A native of Nogent-le-Rotrou, Le Bon qualified as a doctor of medicine at the University of Paris in 1866. He opted against the formal practice of medicine as a physician, instead beginning his writing career the same year dissertation sur la nature humaine his graduation. In the 1890s, he turned to psychology and sociology, in which fields he released his most successful works.
Le Bon developed the view that crowds are not the sum of their individual parts, proposing that within crowds there forms a new psychological entity, the characteristics of which are determined by the “racial unconscious” of the crowd. Ignored or maligned by sections of the French academic and scientific establishment during his life due to his politically conservative and reactionary views, Le Bon was critical of democracy and socialism. Charles-Marie Gustave Le Bon was born in Nogent-le-Rotrou, Centre-Val de Loire on 7 May 1841 to a family of Breton ancestry. When Le Bon was eight years old, his father obtained a new post in French government and the family, including Gustave’s younger brother Georges, left Nogent-le-Rotrou never to return. Nonetheless, the town was proud that Gustave Le Bon was born there and later named a street after him. In 1860, he began medicinal studies at the University of Paris. He completed his internship at Hôtel-Dieu de Paris, and received his doctorate in 1866.
From that time on, he referred to himself as “Doctor” though he never formally worked as a physician. Portrait of Gustave Le Bon, c. After his graduation, Le Bon remained in Paris, where he taught himself English and German by reading Shakespeare’s works in each language. Le Bon also witnessed the Paris Commune of 1871, which deeply affected his worldview. 1913: “Only people with lots of cannons have the right to be pacifists. Le Bon became interested in the emerging field of anthropology in the 1870s and travelled throughout Europe, Asia and North Africa.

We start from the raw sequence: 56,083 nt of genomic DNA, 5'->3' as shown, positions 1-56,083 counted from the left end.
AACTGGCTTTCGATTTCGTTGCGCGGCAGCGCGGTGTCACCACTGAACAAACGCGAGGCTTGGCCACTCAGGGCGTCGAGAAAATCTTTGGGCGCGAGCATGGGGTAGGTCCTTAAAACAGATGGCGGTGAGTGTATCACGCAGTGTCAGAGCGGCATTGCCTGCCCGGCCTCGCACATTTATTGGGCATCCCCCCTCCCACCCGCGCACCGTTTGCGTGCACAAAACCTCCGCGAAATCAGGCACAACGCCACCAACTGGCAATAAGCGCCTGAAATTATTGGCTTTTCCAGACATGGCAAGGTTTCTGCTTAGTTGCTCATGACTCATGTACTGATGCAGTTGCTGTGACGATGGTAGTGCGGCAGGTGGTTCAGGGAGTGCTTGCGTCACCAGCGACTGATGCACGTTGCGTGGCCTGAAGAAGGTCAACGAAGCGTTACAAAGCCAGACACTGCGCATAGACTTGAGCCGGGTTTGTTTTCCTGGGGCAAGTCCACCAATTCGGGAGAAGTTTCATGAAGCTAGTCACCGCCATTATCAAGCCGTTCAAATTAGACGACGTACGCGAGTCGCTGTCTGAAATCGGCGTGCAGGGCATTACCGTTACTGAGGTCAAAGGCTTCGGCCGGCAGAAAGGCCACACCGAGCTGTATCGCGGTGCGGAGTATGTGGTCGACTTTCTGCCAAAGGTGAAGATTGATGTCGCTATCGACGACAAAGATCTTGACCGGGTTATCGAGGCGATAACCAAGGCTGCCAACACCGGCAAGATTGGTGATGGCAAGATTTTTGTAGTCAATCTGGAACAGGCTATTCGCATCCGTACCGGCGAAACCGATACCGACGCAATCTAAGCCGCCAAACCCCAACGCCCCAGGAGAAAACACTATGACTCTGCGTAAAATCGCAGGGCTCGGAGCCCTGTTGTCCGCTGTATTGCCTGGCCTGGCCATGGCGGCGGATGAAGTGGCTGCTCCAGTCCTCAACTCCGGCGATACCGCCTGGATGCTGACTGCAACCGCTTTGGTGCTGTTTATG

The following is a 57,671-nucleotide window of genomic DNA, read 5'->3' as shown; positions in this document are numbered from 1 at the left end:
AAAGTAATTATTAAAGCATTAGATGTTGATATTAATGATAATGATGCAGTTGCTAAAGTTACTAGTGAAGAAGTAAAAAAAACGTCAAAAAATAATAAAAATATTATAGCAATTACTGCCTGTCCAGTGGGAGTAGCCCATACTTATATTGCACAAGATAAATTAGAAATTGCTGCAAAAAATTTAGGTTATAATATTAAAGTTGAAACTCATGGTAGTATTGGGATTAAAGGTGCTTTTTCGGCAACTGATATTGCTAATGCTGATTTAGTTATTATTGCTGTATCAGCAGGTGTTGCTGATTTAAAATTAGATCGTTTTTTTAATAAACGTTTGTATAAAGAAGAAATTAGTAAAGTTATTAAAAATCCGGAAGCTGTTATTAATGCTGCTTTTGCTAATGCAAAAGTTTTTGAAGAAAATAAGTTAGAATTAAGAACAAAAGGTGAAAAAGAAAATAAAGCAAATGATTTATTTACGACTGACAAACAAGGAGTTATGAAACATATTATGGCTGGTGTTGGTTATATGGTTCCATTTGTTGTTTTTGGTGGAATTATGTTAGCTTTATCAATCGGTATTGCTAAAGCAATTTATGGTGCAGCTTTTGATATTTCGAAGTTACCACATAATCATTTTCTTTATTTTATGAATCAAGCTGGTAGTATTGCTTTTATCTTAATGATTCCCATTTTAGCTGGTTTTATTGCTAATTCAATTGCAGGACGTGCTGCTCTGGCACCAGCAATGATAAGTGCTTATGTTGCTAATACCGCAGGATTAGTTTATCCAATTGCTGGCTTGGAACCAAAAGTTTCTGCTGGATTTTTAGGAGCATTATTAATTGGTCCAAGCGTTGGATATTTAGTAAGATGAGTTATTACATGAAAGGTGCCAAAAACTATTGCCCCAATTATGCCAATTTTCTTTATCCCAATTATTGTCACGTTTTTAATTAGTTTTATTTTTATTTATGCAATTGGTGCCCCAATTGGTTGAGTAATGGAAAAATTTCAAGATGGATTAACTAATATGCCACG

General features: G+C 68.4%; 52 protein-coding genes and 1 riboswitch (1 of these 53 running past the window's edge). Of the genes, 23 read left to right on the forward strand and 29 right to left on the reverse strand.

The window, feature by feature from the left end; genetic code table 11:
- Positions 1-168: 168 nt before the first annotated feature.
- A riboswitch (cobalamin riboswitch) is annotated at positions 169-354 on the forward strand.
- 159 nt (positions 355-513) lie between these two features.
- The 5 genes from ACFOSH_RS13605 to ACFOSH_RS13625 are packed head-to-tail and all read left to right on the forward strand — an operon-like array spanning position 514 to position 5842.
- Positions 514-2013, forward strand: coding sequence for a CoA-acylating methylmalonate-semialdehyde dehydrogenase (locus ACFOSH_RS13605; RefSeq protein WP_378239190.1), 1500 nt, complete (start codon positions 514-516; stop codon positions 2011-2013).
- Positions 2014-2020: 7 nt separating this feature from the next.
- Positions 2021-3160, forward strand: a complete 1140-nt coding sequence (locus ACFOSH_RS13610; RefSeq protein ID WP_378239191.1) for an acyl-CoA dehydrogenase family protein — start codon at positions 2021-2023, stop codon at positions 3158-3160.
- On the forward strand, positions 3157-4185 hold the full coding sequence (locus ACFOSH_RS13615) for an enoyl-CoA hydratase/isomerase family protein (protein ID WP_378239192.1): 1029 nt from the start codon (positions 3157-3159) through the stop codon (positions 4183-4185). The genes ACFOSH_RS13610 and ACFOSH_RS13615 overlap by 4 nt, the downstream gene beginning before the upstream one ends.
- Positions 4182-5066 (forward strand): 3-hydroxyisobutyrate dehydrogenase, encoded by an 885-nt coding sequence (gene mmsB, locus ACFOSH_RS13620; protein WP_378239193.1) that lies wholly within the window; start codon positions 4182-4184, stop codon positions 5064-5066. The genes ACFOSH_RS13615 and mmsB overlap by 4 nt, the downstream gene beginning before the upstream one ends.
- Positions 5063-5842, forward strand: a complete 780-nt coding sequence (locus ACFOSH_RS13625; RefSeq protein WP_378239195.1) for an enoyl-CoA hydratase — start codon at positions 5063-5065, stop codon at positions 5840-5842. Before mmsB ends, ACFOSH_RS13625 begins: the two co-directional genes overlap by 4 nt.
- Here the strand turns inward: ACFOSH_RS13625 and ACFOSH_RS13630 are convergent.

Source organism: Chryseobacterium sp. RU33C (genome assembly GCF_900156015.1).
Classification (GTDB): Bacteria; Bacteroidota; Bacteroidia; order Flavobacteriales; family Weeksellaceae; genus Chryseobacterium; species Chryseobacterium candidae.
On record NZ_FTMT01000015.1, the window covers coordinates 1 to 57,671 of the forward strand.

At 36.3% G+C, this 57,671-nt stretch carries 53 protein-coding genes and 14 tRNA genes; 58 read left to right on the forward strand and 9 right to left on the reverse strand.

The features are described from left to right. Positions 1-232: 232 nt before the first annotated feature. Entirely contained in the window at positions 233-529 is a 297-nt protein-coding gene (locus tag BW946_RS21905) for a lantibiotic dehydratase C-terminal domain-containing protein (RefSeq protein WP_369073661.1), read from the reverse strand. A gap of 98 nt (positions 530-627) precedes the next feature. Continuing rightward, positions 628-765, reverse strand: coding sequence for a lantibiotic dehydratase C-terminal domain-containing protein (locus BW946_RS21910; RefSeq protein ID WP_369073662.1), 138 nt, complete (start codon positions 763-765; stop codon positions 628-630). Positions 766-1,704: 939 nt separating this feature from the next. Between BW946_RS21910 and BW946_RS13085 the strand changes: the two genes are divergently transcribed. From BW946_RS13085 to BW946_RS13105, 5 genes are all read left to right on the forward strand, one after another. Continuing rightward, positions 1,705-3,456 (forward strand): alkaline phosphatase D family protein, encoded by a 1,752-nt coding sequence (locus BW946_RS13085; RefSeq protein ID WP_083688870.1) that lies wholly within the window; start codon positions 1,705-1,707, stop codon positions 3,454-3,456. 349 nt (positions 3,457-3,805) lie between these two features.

In 1884, he was commissioned by the French government to travel around Asia and report on the civilisations there. The results of his journeys were a number of books, and a development in Le Bon’s thinking to also view culture to be influenced chiefly by hereditary factors such as the unique racial features of the people. Indian architecture, art and religion but argued that Indians were comparatively inferior to Europeans in regard to scientific advancements, and that this had facilitated British domination. On his travels, Le Bon travelled largely on horseback and noticed that techniques used by horse breeders and trainers varied dependent on the region. He returned to Paris and in 1892, while riding a high-spirited horse, he was bucked off and narrowly escaped death. He was unsure as to what caused him to be thrown off the horse, and decided to begin a study of what he had done wrong as a rider.
Le Bon’s behavioural study of horses also sparked a long-standing interest in psychology, and in 1894 he released Lois psychologiques de l’évolution des peuples. Both were best-sellers, with Psychologie des Foules being translated into nineteen languages within one year of its appearance. Le Bon followed these with two more books on psychology, Psychologie du Socialisme and Psychologie de l’Éducation, in 1896 and 1902 respectively. These works rankled the largely socialist academic establishment of France.